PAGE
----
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New Report: Framework for AI Transparency

New Report: Framework for AI Transparency

Recommendations for Practitioners & Context for Policymakers



With growing attention to AI regulation, rights-based principles, data equity, and risk mitigation, this is a pivotal moment to think about the social impact of AI, including its risks and harms, and the implementation of accountability and transparency. Transparency can be realized, in part, by providing information about how the data used to develop and evaluate the AI system was collected and processed, how AI models were built, trained, and fine-tuned, and how models and AI systems were evaluated and deployed. Towards this end, documentation has emerged as an essential component of AI transparency and a foundation for responsible AI development. The full report, co-authored by experts across academia, industry, and civil society, is available at the Shorenstein Center website.

This report introduces the CLeAR Documentation Framework, designed to help practitioners and policymakers understand what principles should guide the process and content of AI documentation. The report introduces four principles for documentation and offers definitions, recommends approaches, explains tradeoffs, highlights open questions, and helps guide the implementation of documentation.

The CLeAR Principles state that documentation should be:

  • Comparable: Able to be compared; having similar components to documentation of other datasets, models, or systems to permit or suggest comparison; enabling comparison by following a discrete, well-defined format in process, content, and presentation.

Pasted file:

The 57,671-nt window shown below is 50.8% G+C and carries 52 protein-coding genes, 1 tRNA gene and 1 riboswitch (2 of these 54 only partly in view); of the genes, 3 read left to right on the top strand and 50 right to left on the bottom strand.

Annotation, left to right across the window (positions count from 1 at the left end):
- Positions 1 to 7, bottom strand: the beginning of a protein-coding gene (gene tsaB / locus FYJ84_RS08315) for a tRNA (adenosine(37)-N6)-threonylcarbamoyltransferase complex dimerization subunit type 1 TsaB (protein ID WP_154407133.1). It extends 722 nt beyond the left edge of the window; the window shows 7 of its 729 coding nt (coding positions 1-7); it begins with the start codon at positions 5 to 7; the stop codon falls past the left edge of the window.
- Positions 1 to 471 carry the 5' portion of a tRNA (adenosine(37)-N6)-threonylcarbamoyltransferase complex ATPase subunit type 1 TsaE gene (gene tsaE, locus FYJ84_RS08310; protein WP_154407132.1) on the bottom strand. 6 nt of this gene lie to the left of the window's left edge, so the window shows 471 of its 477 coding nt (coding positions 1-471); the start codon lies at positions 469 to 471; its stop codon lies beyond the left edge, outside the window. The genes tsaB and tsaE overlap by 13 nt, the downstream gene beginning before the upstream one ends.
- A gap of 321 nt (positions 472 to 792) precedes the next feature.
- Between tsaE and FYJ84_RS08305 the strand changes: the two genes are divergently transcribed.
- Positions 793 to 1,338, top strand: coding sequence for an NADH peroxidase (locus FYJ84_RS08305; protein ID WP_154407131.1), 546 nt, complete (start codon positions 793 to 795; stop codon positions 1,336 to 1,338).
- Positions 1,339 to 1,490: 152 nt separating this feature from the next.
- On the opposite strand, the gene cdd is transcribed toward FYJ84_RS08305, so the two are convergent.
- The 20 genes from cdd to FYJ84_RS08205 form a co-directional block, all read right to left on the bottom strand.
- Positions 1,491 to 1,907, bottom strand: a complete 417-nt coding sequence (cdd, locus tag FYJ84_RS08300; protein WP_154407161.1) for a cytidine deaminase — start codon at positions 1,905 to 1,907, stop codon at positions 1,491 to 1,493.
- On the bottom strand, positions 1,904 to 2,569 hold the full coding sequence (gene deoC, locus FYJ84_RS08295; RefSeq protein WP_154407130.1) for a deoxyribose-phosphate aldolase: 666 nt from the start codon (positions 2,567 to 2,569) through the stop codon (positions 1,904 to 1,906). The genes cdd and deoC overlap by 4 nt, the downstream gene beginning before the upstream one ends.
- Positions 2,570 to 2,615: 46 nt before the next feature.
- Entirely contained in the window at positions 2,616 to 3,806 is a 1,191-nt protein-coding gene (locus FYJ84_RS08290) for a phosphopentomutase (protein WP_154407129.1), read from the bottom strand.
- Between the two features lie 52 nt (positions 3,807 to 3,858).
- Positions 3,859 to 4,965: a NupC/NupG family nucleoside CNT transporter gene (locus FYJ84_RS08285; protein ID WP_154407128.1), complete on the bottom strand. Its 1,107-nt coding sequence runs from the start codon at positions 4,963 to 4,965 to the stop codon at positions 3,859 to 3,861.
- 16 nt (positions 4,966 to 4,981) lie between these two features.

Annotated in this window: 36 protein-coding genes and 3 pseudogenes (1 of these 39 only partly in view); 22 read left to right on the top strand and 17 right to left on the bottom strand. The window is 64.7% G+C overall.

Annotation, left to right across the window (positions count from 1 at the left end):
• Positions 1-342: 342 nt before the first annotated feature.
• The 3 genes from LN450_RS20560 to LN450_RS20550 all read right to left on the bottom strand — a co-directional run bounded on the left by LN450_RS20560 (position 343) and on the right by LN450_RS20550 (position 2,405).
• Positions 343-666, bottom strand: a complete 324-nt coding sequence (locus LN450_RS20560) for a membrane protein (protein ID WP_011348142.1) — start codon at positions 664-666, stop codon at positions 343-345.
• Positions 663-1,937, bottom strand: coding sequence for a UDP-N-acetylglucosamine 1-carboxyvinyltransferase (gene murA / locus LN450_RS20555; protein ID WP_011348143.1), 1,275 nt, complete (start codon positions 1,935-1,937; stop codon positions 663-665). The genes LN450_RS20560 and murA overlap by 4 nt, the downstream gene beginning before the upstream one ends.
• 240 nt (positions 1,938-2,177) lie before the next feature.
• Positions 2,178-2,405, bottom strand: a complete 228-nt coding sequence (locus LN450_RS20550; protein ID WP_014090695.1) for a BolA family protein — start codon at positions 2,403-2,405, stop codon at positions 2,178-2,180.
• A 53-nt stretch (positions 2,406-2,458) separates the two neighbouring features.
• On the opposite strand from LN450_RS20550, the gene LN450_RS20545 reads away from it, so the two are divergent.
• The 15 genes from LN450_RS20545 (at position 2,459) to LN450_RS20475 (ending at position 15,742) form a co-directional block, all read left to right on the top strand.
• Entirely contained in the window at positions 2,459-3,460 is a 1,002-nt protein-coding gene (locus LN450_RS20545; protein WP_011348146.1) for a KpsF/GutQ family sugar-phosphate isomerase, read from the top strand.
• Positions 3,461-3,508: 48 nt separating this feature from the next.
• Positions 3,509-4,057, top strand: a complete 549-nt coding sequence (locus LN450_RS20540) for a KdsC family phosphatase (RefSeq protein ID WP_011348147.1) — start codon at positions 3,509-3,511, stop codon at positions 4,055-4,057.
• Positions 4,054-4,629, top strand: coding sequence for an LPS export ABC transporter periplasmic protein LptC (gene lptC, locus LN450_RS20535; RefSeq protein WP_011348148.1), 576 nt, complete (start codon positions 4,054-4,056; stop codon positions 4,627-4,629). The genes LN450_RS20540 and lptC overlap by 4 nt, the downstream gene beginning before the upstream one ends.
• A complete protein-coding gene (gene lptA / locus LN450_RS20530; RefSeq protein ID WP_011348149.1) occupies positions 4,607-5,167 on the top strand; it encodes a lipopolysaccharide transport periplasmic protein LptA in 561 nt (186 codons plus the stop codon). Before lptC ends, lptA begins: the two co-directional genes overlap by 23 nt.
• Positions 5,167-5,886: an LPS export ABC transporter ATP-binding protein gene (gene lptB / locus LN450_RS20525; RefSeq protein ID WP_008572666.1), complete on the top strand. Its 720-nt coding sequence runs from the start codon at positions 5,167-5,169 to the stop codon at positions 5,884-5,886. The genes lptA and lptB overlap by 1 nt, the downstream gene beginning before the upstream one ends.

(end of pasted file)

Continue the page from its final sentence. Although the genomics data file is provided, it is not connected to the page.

• Legible: Able to be read and understood; clear and accessible for the intended audience.
  • Actionable: Able to be acted on; having practical value, useful for the intended audience.
  • Robust: Able to be sustained over time; up to date.



Kasia Chmielinski* (Data Nutrition Project & Harvard University)
Sarah Newman* (Data Nutrition Project & Harvard University)
Chris N. Kranzinger* (Data Nutrition Project)
Michael Hind (IBM Research)
Jennifer Wortman Vaughan (Microsoft Research)
Margaret Mitchell (Hugging Face)
Julia Stoyanovich (New York University)
Angelina McMillan-Major (independent researcher)
Emily McReynolds (independent researcher)
Kathleen Esfahany (Data Nutrition Project & Harvard University)
Mary L. Gray (Microsoft Research, Indiana University & Harvard University)
Maui Hudson (TKRI, University of Waikato)
Audrey Chang (Data Nutrition Project & Harvard University)

*Joint first authors

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